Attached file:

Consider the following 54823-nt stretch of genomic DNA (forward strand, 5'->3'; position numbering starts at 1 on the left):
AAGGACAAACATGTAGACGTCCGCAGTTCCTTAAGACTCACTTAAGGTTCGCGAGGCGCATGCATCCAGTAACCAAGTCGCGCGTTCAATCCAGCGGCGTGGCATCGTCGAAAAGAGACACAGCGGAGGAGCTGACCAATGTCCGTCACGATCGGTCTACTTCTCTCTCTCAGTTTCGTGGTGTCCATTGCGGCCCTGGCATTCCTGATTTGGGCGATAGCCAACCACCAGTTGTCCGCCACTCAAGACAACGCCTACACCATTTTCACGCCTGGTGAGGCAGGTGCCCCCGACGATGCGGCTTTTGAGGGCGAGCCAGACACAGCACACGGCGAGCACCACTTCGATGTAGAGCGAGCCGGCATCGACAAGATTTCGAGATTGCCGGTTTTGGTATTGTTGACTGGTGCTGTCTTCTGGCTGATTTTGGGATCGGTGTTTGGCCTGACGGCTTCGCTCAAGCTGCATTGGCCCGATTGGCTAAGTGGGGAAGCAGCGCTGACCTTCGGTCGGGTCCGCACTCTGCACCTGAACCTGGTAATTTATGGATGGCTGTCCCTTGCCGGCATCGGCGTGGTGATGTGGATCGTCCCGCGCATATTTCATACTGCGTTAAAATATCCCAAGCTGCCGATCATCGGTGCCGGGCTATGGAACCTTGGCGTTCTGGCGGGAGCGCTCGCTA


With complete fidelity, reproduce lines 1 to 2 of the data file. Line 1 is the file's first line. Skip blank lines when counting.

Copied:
Consider the following 54823-nt stretch of genomic DNA (forward strand, 5'->3'; position numbering starts at 1 on the left):
AAGGACAAACATGTAGACGTCCGCAGTTCCTTAAGACTCACTTAAGGTTCGCGAGGCGCATGCATCCAGTAACCAAGTCGCGCGTTCAATCCAGCGGCGTGGCATCGTCGAAAAGAGACACAGCGGAGGAGCTGACCAATGTCCGTCACGATCGGTCTACTTCTCTCTCTCAGTTTCGTGGTGTCCATTGCGGCCCTGGCATTCCTGATTTGGGCGATAGCCAACCACCAGTTGTCCGCCACTCAAGACAACGCCTACACCATTTTCACGCCTGGTGAGGCAGGTGCCCCCGACGATGCGGCTTTTGAGGGCGAGCCAGACACAGCACACGGCGAGCACCACTTCGATGTAGAGCGAGCCGGCATCGACAAGATTTCGAGATTGCCGGTTTTGGTATTGTTGACTGGTGCTGTCTTCTGGCTGATTTTGGGATCGGTGTTTGGCCTGACGGCTTCGCTCAAGCTGCATTGGCCCGATTGGCTAAGTGGGGAAGCAGCGCTGACCTTCGGTCGGGTCCGCACTCTGCACCTGAACCTGGTAATTTATGGATGGCTGTCCCTTGCCGGCATCGGCGTGGTGATGTGGATCGTCCCGCGCATATTTCATACTGCGTTAAAATATCCCAAGCTGCCGATCATCGGTGCCGGGCTATGGAACCTTGGCGTTCTGGCGGGAGCGCTCGCTA